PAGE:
Rackable has introduced ICE Cube, a 'datacentre in a can' with the claim that it can do more processing and store more data than Sun's similar Blackbox product, while reducing required cooling.
It is the mark two version of an earlier Concentro system, which was a supercomputer-like system in terms of processing power. It has been well and truly beaten with the new Integrated Concentro Environment, or ICE Cube, echoing in its name a popular hip-hop artist who helped originate gangsta rap.
ICE Cube comes in a full size (40 foot) or half size (20 foot) container. The big one can hold 28 racks of servers totalling 2,800 quad-core Intel Xeons, that's 11,200 cores, or 4.2 petabytes of storage. This is four times more server racks or almost three times more disk storage than Sun's pioneering Project Blackbox containerised datacentre can hold. That was introduced in October, 2006.
The first Concento, launched in March, 2007, could hold up to 9,600 computing cores or a 3.5PB storage array. A petabyte by the way is one billion megabytes.
ICE Cube is 20 percent more capable than that. Rackable says it can reduce the cooling cost of a bricks and mortar datacentre with similar processing power by up to 80 percent. Sun had said it could reduce such costs by 20 percent.
The idea behind these containerised behemoths is that existing maxed-out datacentres could gain a new lease of life through having a containerised extension of their computing infrastructure parked outside the building, or perhaps on the roof. The containers have their own external chiller and a powerful custom-designed cooling system inside with the racks located either side of a central access corridor.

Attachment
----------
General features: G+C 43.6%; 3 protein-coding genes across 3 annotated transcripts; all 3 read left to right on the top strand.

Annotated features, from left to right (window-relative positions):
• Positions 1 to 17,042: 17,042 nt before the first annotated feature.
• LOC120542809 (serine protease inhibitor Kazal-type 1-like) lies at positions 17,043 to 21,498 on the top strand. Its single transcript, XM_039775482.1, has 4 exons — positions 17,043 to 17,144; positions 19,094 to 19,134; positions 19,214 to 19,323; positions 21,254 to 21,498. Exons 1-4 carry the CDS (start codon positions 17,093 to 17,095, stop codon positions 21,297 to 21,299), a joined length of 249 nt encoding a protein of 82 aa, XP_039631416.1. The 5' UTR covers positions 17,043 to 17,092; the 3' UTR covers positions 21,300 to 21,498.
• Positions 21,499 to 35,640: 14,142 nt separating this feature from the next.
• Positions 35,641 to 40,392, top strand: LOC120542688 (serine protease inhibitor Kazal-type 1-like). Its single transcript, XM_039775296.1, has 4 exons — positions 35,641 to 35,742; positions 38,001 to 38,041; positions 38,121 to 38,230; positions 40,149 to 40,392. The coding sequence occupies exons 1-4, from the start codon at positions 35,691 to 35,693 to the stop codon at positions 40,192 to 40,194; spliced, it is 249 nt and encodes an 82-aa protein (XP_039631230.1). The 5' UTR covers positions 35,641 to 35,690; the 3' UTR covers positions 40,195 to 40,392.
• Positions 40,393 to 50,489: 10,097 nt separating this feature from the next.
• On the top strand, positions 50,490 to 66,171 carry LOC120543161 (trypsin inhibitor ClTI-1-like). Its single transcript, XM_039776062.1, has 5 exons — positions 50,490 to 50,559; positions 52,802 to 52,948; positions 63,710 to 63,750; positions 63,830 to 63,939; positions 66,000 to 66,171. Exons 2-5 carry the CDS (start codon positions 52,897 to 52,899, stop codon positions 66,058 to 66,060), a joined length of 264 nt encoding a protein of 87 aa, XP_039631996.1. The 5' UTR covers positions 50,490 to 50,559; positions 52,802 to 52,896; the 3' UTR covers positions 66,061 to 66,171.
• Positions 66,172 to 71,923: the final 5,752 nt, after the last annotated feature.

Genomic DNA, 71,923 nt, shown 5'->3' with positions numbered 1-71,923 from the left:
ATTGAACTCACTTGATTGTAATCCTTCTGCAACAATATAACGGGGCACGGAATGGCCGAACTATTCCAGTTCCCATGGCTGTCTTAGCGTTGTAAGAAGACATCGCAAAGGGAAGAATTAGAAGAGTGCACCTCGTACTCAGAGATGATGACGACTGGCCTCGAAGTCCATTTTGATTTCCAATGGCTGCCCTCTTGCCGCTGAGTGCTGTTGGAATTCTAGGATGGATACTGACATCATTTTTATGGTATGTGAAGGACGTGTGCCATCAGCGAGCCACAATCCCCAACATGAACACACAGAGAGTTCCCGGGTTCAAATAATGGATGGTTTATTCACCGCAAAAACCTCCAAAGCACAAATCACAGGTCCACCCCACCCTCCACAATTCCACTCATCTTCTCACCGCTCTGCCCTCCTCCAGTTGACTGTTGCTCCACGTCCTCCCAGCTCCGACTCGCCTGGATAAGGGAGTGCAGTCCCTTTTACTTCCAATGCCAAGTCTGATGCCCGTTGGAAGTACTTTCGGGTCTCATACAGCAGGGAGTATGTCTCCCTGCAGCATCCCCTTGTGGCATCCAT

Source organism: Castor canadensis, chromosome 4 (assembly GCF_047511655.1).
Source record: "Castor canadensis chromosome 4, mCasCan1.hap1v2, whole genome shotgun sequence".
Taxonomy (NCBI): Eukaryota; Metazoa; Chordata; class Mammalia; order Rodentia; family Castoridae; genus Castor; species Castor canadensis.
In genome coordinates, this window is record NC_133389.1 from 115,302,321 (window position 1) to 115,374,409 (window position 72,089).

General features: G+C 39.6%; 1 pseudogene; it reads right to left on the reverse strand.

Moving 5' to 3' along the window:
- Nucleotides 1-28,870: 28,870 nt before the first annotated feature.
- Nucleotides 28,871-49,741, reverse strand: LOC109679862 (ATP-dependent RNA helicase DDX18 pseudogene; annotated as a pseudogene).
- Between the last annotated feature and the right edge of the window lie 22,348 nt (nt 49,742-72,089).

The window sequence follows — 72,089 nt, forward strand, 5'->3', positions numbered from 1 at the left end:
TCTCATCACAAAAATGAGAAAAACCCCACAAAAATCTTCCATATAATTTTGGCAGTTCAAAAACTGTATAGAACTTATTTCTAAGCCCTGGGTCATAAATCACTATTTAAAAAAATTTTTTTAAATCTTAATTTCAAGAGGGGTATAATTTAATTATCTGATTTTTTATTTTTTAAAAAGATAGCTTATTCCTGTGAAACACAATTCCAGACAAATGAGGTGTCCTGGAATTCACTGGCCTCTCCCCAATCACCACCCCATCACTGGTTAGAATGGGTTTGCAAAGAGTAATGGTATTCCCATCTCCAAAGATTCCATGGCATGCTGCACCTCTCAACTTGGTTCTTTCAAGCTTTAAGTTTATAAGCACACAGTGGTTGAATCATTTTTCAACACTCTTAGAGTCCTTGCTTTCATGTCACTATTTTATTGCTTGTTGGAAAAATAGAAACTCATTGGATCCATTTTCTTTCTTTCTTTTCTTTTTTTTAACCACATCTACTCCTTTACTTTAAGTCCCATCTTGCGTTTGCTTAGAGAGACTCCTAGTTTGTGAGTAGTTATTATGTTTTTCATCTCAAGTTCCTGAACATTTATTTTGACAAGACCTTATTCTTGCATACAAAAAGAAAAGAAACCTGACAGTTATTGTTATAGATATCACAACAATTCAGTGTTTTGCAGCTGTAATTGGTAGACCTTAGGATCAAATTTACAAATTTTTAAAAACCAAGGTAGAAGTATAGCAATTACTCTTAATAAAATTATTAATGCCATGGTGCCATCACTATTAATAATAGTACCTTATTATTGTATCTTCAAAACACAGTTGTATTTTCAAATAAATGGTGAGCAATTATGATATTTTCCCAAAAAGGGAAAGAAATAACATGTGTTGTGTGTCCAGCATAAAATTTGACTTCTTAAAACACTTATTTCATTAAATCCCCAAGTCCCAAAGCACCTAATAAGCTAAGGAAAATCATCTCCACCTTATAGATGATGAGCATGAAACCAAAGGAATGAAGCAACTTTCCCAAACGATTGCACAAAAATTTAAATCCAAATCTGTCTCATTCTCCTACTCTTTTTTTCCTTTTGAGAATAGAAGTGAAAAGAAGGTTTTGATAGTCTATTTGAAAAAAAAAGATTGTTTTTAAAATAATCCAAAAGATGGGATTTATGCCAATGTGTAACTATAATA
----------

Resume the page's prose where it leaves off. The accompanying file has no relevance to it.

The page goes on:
Another projected use is that these canned datacentres could be set up in areas where electricity is cheap and networked to offices in locations where it is dear. That applies much more to the US and Canada than it does to the UK. A third scenario is recovery work after a natural or man-made disaster.
Rackable has a special cooling design in which individual servers are fan-less. There are fans between the racks and the container as a whole is cooled by a wind tunnel-like blast of air. Storage and servers, powered by direct current, can be mixed and matched in the same container. There is a downloadable data sheet providing more detail.
Rackable says it can deliver one built-to-order 90 days after receiving an order. After plugging in power feeds, a water pipe and network connections the datacentre is immediately ready for work, according to Rackable. The container is equipped for GPS tracking and has substantial alarm and security protection features.
The Stanford Linear Accelerator Laboratory (SLAC) was Sun's first Blackbox customer and used its 20 foot container to augment an existing datacentre. No other Blackbox customers have been named but Sun says its interest pipeline is strong. It will officially launch the Blackbox product on November 20th this year.
Rackable says it has a well-known US ISP as a Concento customer and has Raytheon as a reseller.
Sun has quietly uprated Blackbox since its introduction as a demonstrator concept. A typical configuration can provide 146 teraflops of CPU power (trillions of calculations per second), store 2PB of data and have 7TB - yes, seven terabytes - of main memory for the processors. It's now about 40 percent more power-efficient than a traditional datacentre according to Sun.
The starting price is $750,00 million, about £380,000 at current conversion rates. Rackable did not detail its prices.